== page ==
Excessive thirst is an abnormally strong desire to drink liquids. It can related to an underlying medical condition.
Increased thirst is not considered excessive when it is related to a recent lack of drinking fluids. Also, people who have always had a strong desire to drink a lot of fluids are not considered to have excessive thirst. There are many potential causes for this condition.
When a person complains of an excessive amount of thirst, the healthcare professional needs to know: when the problem startedwhether the person feels dehydrated or has a dry mouthwhether the thirst is constant or occurs only at certain timeswhat types of liquids the person drinks each dayhow much the person drinks each daywhether the person has increased or decreased the amount of fluids he or she drinks each daywhether the person's weight has changedhow much the person exerciseswhat other medical conditions the person may havewhat medications, drugs, or herbs a person may be takingwhether the person is having any other symptoms
Other questions may also be asked, depending on the history and physical findings, if any.
There are many possible causes for excessive thirst. These include: increased exercise, which can increase the body's water requirementsdehydration. This occur from any of a number of causes including diarrhea, infection, hot weather, vomiting, or the use of medications called diuretics that eliminate fluid from the body.hormone imbalances. These may include a high level of thyroid hormone, a condition called hyperthyroidism, or a high level of adrenal hormones, called hyperadrenalism.hypernatremia, which is a high level of sodium in the bodyuncontrolled diabetes. This is a condition that causes an increase in blood sugar levels, triggering excessive thirst.diabetes insipidus. Diabetes insipidus is a disease that causes people to urinate excessively and results in dehydration.certain drugs or medications. The use of antihistamines, marijuana, caffeine, or alcohol can cause this condition.psychogenic polydipsia, which is a psychiatric condition that causes a person to feel thirsty for no apparent reasondamage to an area of the brain called the hypothalamus. This is rare.
Other causes are also possible. Sometimes, no cause can be found.
Prevention is often not possible. Drinking extra fluids before exercising can help prevent excessive thirst in this setting. Avoiding drugs and other substances responsible for excessive thirst can prevent these cases due. Taking medications as prescribed and checking blood sugars regularly can prevent some cases due to diabetes.
Sometimes the cause is obvious from the medical history and physical exam. In other cases, further testing is needed, depending on what is suspected. For example, a blood glucose level can be used to detect diabetes. A serum sodium test, usually performed as part of a broader blood chemistry panel, can detect hypernatremia. A blood alcohol level test can detect alcohol use. An x-ray test called a cranial CT scan may be done if brain damage is suspected.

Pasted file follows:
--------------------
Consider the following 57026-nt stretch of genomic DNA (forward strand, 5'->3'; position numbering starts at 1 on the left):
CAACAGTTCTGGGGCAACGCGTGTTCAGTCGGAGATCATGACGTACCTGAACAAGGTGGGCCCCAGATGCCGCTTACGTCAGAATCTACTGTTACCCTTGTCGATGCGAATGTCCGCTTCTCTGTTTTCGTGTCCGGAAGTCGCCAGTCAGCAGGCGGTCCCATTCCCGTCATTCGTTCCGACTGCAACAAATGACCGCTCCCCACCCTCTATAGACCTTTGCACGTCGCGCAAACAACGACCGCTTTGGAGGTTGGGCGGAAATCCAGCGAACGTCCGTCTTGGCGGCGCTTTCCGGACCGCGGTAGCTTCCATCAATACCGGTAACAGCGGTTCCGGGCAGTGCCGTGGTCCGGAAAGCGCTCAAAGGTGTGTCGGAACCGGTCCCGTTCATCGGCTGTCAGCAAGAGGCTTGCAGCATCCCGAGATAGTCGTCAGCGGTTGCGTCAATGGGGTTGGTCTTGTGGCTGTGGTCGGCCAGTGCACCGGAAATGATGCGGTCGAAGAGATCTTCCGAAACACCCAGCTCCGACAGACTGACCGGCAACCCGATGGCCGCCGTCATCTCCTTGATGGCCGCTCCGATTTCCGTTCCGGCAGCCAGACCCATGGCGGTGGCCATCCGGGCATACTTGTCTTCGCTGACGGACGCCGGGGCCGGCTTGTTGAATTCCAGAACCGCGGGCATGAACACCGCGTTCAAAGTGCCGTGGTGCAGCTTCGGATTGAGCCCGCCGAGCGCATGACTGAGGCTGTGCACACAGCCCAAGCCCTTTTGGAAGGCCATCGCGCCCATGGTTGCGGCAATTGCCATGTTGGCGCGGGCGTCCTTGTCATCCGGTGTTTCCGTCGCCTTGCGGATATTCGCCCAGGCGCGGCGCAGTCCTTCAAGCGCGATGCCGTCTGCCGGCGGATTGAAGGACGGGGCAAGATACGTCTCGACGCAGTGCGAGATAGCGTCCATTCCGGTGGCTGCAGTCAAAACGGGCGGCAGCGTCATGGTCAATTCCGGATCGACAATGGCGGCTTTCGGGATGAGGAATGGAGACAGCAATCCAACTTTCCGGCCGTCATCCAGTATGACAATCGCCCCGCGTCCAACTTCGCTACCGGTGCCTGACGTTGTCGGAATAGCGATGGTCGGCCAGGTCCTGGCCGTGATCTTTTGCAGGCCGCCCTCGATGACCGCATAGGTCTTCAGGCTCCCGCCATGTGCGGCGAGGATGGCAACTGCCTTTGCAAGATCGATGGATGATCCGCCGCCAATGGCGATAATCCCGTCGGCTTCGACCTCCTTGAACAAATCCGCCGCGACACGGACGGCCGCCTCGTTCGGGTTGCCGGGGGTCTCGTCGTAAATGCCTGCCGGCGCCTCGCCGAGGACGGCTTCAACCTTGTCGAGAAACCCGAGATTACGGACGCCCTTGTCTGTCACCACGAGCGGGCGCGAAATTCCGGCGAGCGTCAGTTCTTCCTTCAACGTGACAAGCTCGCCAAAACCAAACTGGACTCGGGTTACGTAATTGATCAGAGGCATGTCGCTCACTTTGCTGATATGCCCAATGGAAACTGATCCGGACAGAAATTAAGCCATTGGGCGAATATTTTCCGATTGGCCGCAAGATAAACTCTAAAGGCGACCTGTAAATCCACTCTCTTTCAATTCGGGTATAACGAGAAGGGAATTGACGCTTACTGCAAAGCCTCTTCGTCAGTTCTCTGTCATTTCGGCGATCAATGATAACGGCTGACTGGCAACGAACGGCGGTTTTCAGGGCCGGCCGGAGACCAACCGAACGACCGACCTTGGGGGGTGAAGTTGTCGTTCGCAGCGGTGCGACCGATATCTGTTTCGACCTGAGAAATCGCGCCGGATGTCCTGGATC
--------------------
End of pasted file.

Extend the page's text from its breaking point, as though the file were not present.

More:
Long-term effects are related to the cause. Uncontrolled diabetes can cause damage to many organs and even result in death. Cases due to dehydration can usually be treated successfully without long term effects. A person with psychogenic polydipsia can sometimes develop dangerous salt imbalances due to excessive water drinking.
Excessive thirst is not contagious and poses no risks to others. If the cause of excessive thirst is dehydration due to an infection, the infection may be contagious.
Treatment is directed at the cause. For example, a person with diabetes may use insulin injections or other medications to control blood sugar levels. Someone who is dehydrated is given fluids.
If a person is unable to drink extra fluid, it can be supplied an through an intravenous (IV) tube, usually inserted in the arm. This may be necessary if a person is vomiting and cannot hold fluids down.
Someone with hyperthyroidism may need medication, surgery, or radioactive therapy to treat the condition. A person who abuses drugs may need drug rehabilitation. An individual who has psychogenic polydipsia is often treated with psychotherapy, and possibly medications.
Side effects depend on the treatments used. For example, medications can cause allergic reactions, stomach upset or headaches. Surgery can be complicated by bleeding, infection, or a reaction to the anesthetic.
Once treated, a person with dehydration often needs no further treatment. Someone with diabetes needs lifelong monitoring and treatment for their diabetes. An individual who stops abusing drugs may not longer experience excessive thirst.
Any changes or response to treatment can be reported to the healthcare professional. Other monitoring is related to the cause. For example, an individual with diabetes needs to check his or her blood sugar levels every day.
Harrison's Principles of Internal Medicine, 1998, Fauci et al.